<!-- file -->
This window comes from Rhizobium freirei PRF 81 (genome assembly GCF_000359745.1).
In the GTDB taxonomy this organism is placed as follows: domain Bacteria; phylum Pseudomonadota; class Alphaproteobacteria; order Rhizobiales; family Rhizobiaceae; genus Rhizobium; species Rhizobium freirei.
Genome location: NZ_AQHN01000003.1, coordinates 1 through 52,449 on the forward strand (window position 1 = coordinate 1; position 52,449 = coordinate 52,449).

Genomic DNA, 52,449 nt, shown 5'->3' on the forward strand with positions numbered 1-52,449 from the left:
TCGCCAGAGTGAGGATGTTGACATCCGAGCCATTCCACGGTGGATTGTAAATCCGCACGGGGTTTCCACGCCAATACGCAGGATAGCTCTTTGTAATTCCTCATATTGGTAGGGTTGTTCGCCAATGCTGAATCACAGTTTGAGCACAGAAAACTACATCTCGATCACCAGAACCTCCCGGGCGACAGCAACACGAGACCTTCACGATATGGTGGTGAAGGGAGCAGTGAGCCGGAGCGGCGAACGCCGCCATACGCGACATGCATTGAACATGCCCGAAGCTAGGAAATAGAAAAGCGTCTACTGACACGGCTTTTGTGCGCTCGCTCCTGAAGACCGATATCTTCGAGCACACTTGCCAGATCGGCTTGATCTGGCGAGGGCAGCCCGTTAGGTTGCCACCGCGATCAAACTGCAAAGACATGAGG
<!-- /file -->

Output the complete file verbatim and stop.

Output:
This window comes from Rhizobium freirei PRF 81 (genome assembly GCF_000359745.1).
In the GTDB taxonomy this organism is placed as follows: domain Bacteria; phylum Pseudomonadota; class Alphaproteobacteria; order Rhizobiales; family Rhizobiaceae; genus Rhizobium; species Rhizobium freirei.
Genome location: NZ_AQHN01000003.1, coordinates 1 through 52,449 on the forward strand (window position 1 = coordinate 1; position 52,449 = coordinate 52,449).

Genomic DNA, 52,449 nt, shown 5'->3' on the forward strand with positions numbered 1-52,449 from the left:
TCGCCAGAGTGAGGATGTTGACATCCGAGCCATTCCACGGTGGATTGTAAATCCGCACGGGGTTTCCACGCCAATACGCAGGATAGCTCTTTGTAATTCCTCATATTGGTAGGGTTGTTCGCCAATGCTGAATCACAGTTTGAGCACAGAAAACTACATCTCGATCACCAGAACCTCCCGGGCGACAGCAACACGAGACCTTCACGATATGGTGGTGAAGGGAGCAGTGAGCCGGAGCGGCGAACGCCGCCATACGCGACATGCATTGAACATGCCCGAAGCTAGGAAATAGAAAAGCGTCTACTGACACGGCTTTTGTGCGCTCGCTCCTGAAGACCGATATCTTCGAGCACACTTGCCAGATCGGCTTGATCTGGCGAGGGCAGCCCGTTAGGTTGCCACCGCGATCAAACTGCAAAGACATGAGG